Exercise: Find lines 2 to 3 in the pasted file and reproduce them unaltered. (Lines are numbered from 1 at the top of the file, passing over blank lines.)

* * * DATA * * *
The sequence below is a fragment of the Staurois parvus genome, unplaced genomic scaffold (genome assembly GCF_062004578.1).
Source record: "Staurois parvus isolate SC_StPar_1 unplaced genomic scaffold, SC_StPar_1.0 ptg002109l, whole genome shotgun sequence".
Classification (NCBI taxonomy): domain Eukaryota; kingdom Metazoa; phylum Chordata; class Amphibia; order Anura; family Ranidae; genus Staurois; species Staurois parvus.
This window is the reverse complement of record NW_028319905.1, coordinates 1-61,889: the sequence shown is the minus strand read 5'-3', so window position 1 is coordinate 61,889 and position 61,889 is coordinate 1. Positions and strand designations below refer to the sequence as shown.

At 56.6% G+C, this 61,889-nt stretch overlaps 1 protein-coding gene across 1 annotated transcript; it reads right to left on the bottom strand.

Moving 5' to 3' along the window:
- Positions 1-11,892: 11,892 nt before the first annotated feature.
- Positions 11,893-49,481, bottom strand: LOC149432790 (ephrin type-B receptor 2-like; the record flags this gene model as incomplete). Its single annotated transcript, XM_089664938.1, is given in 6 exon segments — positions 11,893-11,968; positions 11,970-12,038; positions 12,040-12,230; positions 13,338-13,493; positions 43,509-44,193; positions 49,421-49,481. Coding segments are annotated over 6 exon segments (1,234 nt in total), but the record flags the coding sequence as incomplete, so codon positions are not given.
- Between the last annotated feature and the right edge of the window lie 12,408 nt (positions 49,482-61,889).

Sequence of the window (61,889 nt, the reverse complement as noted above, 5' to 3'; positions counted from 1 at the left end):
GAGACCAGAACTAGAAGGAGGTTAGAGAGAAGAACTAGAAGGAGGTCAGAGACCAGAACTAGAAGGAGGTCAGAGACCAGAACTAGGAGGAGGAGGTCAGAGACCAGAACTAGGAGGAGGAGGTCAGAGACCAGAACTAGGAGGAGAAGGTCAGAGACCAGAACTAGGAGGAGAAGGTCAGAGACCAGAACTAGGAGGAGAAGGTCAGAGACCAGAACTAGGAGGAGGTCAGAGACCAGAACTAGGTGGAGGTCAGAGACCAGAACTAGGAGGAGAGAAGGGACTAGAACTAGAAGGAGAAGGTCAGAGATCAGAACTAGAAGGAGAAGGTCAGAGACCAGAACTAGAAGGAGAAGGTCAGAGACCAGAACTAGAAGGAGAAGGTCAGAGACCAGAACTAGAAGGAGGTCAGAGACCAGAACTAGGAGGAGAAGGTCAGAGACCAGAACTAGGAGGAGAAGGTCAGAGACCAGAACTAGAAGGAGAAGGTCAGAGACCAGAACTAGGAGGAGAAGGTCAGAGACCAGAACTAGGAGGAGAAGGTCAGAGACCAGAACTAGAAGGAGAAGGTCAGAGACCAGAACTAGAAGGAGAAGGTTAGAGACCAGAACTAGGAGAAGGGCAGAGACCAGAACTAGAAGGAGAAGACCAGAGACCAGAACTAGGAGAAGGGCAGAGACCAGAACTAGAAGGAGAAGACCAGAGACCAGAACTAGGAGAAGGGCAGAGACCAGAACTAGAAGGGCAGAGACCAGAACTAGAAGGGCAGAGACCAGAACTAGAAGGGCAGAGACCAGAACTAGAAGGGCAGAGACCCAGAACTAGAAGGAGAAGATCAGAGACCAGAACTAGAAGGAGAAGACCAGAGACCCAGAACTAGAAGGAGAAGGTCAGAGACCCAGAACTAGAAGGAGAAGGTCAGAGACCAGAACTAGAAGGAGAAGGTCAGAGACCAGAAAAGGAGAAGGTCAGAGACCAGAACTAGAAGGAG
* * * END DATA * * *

Source record: "Staurois parvus isolate SC_StPar_1 unplaced genomic scaffold, SC_StPar_1.0 ptg002109l, whole genome shotgun sequence".
Classification (NCBI taxonomy): domain Eukaryota; kingdom Metazoa; phylum Chordata; class Amphibia; order Anura; family Ranidae; genus Staurois; species Staurois parvus.